Loading ...
Sorry, an error occurred while loading the content.

Re: Sucrose (sugar) or Dextrose?

Expand Messages
  • peter_vcb
    the homebrew guy wants you to buy dextrose as he probably makes more money instead of you going to the supermarket! dextrose may make a difference in beer or
    Message 1 of 8 , Nov 5, 2003
    • 0 Attachment
      the homebrew guy wants you to buy dextrose as he probably makes more
      money instead of you going to the supermarket! dextrose may make a
      difference in beer or wine, did you tell him you are distilling. you
      get a good column and make good cuts at low power you wont need
      carbon. if you are buying i would recommend the PDA from www.amphora-
      society.com i have one and get amazingly pure 95-96% vodka from it,
      run at low power though 550-700W

      Peter

      > > I'm at the research phase of home distilling. The website is
      great, and
      > > I've
      > > read a lot there already.
      > >
      > > The still that I'm thinking of purchasing is a reflux type. I've
      read on
      > > the
      > > website that sucrose should be fine as the reflux still will
      strip out any
      > > flavours, however the local brew store operator thinks I should
      use
      > > dextrose
      > > as it provides a smoother/better finish.
      > >
      > > Can anyone tell me which will give the best result?
      > >
      > > Ooz
      > >
      >
    • dark_taet
      Just did my first full run with the PDA-1 a few hours ago... Awesome unit.. But i would second Peters comments, i am running a 1380W element and in my humble
      Message 2 of 8 , Nov 5, 2003
      • 0 Attachment
        Just did my first full run with the PDA-1 a few hours ago...
        Awesome unit.. But i would second Peters comments, i am running a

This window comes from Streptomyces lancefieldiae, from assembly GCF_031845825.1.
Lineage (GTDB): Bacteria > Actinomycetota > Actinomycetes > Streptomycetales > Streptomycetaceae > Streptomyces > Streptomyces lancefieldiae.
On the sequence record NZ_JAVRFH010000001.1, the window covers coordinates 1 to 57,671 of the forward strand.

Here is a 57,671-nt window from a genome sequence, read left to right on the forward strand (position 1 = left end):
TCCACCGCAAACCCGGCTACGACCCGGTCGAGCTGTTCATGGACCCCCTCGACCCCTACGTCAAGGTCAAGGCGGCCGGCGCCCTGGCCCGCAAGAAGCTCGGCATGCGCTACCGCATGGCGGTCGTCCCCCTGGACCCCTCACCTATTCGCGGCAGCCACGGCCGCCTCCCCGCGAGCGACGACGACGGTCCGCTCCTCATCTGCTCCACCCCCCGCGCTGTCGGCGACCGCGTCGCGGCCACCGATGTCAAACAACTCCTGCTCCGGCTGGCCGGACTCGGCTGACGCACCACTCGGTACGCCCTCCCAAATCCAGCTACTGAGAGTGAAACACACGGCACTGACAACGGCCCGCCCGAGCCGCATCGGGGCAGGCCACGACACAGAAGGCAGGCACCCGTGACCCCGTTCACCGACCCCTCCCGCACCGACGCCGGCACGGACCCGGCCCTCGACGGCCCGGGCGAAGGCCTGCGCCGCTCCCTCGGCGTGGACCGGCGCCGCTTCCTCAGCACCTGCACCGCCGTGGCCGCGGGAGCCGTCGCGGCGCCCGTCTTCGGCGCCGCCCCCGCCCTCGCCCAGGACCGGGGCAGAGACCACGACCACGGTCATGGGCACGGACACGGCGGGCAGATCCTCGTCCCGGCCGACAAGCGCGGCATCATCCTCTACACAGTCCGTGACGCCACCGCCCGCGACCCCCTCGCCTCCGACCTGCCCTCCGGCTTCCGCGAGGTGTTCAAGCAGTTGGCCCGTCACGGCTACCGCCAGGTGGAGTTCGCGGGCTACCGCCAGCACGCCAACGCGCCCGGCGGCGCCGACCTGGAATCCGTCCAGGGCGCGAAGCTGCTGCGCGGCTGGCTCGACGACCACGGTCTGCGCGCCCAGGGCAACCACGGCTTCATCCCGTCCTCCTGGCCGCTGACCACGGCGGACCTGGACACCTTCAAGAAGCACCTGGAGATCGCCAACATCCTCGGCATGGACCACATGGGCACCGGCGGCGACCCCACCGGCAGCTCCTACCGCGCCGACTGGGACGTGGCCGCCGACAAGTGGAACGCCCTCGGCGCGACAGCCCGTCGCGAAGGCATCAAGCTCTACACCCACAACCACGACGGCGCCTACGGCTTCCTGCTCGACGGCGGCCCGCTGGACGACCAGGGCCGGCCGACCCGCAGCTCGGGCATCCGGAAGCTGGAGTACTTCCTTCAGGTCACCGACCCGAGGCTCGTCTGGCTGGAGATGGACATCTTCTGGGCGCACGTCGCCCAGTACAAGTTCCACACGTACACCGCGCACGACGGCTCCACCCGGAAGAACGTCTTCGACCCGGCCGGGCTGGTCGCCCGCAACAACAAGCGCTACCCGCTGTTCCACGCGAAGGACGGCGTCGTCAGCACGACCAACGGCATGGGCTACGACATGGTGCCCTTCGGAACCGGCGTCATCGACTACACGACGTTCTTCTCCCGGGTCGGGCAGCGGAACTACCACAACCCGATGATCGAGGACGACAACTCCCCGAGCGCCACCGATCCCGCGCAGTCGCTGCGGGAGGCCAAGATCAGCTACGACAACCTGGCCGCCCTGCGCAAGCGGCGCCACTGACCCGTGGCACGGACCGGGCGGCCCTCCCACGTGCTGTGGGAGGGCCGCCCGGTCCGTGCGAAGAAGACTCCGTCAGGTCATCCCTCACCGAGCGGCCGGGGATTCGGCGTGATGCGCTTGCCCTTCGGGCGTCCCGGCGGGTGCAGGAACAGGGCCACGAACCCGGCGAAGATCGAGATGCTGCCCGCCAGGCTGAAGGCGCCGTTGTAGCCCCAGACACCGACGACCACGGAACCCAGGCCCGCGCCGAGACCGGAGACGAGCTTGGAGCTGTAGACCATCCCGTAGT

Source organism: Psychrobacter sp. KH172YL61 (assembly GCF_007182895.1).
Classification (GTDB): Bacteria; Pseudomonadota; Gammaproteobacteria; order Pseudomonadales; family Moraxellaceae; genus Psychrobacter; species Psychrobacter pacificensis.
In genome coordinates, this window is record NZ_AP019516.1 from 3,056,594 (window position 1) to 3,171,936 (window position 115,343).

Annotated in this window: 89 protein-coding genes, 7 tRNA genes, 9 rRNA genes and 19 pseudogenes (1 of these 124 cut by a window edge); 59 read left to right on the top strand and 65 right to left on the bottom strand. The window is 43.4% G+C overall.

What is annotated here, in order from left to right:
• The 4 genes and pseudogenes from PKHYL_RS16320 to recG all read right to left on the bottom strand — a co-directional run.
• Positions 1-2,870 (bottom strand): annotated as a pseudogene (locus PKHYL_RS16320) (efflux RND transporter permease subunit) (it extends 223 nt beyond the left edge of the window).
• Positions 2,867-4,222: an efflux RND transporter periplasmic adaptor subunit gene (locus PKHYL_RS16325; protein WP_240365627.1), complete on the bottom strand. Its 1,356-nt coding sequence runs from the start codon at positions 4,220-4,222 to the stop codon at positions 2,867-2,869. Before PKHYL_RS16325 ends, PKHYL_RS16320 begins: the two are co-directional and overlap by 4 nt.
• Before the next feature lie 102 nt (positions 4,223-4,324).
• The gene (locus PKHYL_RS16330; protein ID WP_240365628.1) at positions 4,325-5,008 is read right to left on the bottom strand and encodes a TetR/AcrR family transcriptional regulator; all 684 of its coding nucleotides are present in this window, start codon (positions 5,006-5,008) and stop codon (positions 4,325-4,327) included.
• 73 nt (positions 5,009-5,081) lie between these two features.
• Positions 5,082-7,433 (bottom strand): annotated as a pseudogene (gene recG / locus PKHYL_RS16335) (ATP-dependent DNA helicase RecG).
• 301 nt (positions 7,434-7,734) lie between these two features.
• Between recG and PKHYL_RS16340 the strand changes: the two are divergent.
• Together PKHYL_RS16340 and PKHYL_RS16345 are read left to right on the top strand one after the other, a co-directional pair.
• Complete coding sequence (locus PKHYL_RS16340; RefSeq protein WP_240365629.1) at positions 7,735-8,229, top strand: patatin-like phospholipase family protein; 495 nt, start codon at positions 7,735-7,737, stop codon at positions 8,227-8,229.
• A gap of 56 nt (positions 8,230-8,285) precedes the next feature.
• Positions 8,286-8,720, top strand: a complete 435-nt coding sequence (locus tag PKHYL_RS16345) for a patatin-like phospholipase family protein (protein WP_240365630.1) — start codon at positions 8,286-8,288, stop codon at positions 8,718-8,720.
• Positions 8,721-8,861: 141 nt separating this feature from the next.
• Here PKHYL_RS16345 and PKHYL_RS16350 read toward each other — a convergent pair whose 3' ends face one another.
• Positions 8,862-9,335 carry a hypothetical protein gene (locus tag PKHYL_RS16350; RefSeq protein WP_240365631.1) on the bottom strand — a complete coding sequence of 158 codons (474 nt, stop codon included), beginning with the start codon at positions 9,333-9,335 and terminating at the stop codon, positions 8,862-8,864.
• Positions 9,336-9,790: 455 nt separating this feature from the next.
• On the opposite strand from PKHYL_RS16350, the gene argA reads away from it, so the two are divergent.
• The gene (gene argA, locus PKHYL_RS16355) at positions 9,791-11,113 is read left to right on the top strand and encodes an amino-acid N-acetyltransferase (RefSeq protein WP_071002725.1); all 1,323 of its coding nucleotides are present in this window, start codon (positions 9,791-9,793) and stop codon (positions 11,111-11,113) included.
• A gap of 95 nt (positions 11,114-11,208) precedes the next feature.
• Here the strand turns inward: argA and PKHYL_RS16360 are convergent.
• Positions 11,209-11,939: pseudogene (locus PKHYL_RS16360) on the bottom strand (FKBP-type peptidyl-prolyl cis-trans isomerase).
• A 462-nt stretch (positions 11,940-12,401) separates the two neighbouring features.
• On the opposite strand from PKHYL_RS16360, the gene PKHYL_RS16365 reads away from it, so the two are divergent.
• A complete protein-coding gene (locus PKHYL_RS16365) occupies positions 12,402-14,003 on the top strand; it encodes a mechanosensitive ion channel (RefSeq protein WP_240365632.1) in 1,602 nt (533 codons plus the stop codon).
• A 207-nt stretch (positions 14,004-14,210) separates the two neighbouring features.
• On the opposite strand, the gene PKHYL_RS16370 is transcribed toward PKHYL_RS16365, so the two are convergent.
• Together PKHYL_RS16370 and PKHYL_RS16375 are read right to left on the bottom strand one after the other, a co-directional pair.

1380W element and in my humble opinion its to much for the unit
        unless you are stripping. Having said that it was my first full run
        and i am more than happy to be proven wrong.

        Also i'd like to take the opportunity to say that the service from
        Mike and Mike has just been amazing. Had a few issues but very
        happy to say all resolved. If your worried about spending the money
        as i was... relax, your in good hands.

        PS Peter how large is your boiler..?

        --- In new_distillers@yahoogroups.com, "peter_vcb"
        <viciousblackout@y...> wrote:
        > the homebrew guy wants you to buy dextrose as he probably makes
        more
        > money instead of you going to the supermarket! dextrose may make a
        > difference in beer or wine, did you tell him you are distilling.
        you
        > get a good column and make good cuts at low power you wont need
        > carbon. if you are buying i would recommend the PDA from
        www.amphora-
        > society.com i have one and get amazingly pure 95-96% vodka from
        it,
        > run at low power though 550-700W
        >
        > Peter
        >
      • BOKAKOB
        From the point of view of the shop owner, the dextrose will yield smoother results ending up in HIS glass, not yours, because he can make more profit on it. I
        Message 3 of 8 , Nov 5, 2003
        • 0 Attachment
          From the point of view of the shop owner, the dextrose will yield smoother results ending up in HIS glass, not yours, because he can make more profit on it. I wonder, why people don't or can't understand, that once you have pure ethanol, it does not matter where it came from. Things like "flavor" "smoothness" "off-taste" are simple imperfections of distilling. In flavored beverages it is a desirable result, but for sugar or dextrose process it really does not matter. Use sugar, not dextrose for sugar based distillation.

          The Ooz <theooz@...> wrote:
          I'm at the research phase of home distilling. The website is great, and I've read a lot there already.

          The still that I'm thinking of purchasing is a reflux type. I've read on the website that sucrose should be fine as the reflux still will strip out any flavours, however the local brew store operator thinks I should use dextrose as it provides a smoother/better finish.